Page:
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This week I’m welcoming the wonderfully thoughtful Lea Grover to the Aspiring Voices hot seat. Lea is a prolific blogger over at Becoming SuperMommy and writes fiction on the side. Lea and I had a chat about historical fiction as a connection point to your past and present, the paradox of wanting your children to understand suffering without having to suffer, the social aspect of writing, and why you can’t believe anything anyone says over the phone.

Vintage Series -- Adams Lake c. 1950, My mother

Mark Kortum via Creative Commons

Paul: You’re a blog writer and have done work on a number of sites, many in the so-called mommy blogger realm. What is it about fiction that attracts you? Does it scratch a particular itch that slice-of-life or journal-style non-fiction doesn’t? If you had to choose only one, which would you pick?

Lea: Fiction has always attracted me. Making up stories, inventing characters… it gives you control over not only some version of the physical world, but over your own emotions as well. It definitely allows for a creative expression that non-fiction doesn’t. If I had to pick only one, I would probably pick fiction, but that’s only because I’ve had the opportunity to write about my life—which has had its fill of extraordinary events. I feel like my non-fiction is something that I write because it can be used to help people, and my fiction is what I write because I quite simply can’t not write.

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avoided symmetry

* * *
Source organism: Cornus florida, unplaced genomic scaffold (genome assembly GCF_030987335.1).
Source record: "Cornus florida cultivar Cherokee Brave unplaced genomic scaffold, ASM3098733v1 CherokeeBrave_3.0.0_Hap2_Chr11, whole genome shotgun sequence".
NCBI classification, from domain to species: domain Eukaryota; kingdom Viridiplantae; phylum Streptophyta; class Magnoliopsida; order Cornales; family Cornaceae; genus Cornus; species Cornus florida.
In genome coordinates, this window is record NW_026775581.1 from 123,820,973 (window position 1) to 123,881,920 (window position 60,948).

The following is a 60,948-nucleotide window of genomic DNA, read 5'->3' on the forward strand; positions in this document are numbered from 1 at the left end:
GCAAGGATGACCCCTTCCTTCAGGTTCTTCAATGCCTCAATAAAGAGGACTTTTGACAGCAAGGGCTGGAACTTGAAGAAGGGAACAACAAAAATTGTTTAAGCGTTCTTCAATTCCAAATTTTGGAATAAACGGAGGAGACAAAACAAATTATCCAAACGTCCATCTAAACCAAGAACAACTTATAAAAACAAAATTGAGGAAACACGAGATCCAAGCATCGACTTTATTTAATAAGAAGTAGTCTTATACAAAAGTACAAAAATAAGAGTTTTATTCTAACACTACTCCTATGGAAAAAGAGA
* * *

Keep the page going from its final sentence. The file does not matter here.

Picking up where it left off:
Nephogram Label via Creative Commons

The pedestrians scowled to look busy beyond the usual realm of preoccupation. Their expressions were deliberately set in a way that was supposed to read, “the person behind this expression is extremely busy and very important.” The old woman ignored these airs of feigned dignity; suits or sportswear or filthy rags, she knew no one of any real import would be walking the street at nine-thirty in the morning. Her clever eyes picked out a reedy looking woman with an upturned nose and a slouching gait.

“Could you let an orphan boy starve this afternoon?” the crone asked, her voice gravel-soaked.

The reedy woman stopped. “Beg pardon?”

“Could you let a starving orphan die today?”

“I—“ the woman stopped. “How am I supposed to answer that question?”

“It’s a yes or no—“

She interrupted, “—If I answer ‘yes’ then I’m saying, ‘Yes, I’ll let a starving orphan die.’”

“So I guess—“

“—But if I say ‘no’ that implies I’m willing to give you money.”

The old woman waited for a beat, not wanting to be interrupted again. “I didn’t ask for money.”

“Here,” the younger woman spat, thrusting out twenty dollar bill. The old woman snatched it up.